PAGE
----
The premise of this talk is that thousands of church buildings across Ireland are an underused resource for Irish social history. Many of us with interest in Ireland’s past know the value of church archives – parish registers, especially – for uncovering aspects of the lives of our ancestors. But fewer of us perhaps appreciate that the spaces in which those ancestors worshipped, still with us today, can also offer strong evidence of how they worshipped, their relationship with the Church, their standing in the parish and so on. Based on a chapter in the book I am writing about the finances of the Irish Catholic Church, in this lecture I will present a very visual illustration of what closer examination of church interiors can do for our understanding of Irish people in the nineteenth and early twentieth centuries. This is by way of introduction to a spin-off project I am leading. PARISH, which stands for  ‘Preserving and Recording Ireland’s Sacred Heritage’, is a collaboration between Maynooth University and the University of Notre Dame (US) which aims to produce an online database containing comprehensive photographic and other data records of the interiors of (initially) all Catholic churches on the island of Ireland.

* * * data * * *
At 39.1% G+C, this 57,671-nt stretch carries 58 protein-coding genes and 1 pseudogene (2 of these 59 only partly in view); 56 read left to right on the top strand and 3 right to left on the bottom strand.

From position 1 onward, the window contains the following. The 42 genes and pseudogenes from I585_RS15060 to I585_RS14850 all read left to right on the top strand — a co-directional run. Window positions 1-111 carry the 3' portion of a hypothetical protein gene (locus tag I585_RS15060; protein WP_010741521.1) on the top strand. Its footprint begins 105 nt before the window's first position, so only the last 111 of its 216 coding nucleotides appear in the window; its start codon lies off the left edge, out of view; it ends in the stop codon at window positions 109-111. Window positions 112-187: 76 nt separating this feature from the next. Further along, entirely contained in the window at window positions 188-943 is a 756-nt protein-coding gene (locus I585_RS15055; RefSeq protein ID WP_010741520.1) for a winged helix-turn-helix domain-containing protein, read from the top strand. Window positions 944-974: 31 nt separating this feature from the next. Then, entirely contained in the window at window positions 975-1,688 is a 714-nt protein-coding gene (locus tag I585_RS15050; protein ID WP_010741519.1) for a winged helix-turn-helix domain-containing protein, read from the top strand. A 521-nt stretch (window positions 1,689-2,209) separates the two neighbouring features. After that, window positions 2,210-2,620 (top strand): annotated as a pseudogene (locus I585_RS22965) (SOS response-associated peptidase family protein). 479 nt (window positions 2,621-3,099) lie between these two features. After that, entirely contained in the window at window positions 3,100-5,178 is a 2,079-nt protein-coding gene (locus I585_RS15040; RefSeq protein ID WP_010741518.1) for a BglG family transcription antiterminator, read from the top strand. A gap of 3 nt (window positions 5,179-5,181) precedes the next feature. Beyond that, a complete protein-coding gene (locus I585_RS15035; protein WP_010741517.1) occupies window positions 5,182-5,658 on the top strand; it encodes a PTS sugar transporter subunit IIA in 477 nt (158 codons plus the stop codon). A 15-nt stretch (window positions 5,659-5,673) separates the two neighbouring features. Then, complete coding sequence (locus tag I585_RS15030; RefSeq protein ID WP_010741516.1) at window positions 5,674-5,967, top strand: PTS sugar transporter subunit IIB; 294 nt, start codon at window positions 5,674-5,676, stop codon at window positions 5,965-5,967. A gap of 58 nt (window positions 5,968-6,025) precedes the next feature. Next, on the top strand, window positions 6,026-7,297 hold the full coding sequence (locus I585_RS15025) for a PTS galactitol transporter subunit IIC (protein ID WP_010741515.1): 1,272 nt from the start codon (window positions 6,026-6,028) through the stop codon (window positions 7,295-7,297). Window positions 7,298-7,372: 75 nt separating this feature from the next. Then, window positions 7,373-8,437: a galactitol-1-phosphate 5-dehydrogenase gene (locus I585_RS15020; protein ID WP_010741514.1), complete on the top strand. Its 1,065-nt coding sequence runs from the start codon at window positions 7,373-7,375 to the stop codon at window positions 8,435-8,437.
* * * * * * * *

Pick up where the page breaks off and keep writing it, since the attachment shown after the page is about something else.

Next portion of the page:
In the context of a changing religious landscape, with clergy shortages leading to more limited opening hours and even permanent closure or demolition of some church buildings, this will be a vital record of the Church’s infrastructure at this pivotal moment in time, and of the communities that built it across the last two centuries. Focusing especially on the social heritage of memorial and sponsorship inscriptions, PARISH will create a fully searchable and freely available digital research tool, which will be of value to social, economic, art and architecture historians, as well as family and local history researchers. Participation of local communities, as I will emphasise in my talk, is envisaged as a vital part of the project.

Biography: Dr Sarah Roddy is a Lecturer in Irish Social History at Maynooth University and formerly a Senior Lecturer in Modern Irish History at the University of Manchester. She is the author of Population, Providence and Empire: The Churches and Emigration from Nineteenth-Century Ireland (Manchester University Press 2014) and co-author, with Julie-Marie Strange and Bertrand Taithe, of The Charity Market and Humanitarianism in Britain 1870-1912 (Bloomsbury, 2018). Her current book project is Visible Divinity: An Intimate History of
Money and Irish Catholicism, 1850-1921.

This CHAS talk will take place on Wednesday 19 April 2023 at 8pm in the Seven Oaks Hotel. All are welcome.

The talk will be videoed for future viewing and will be available on the CHAS YouTube channel:


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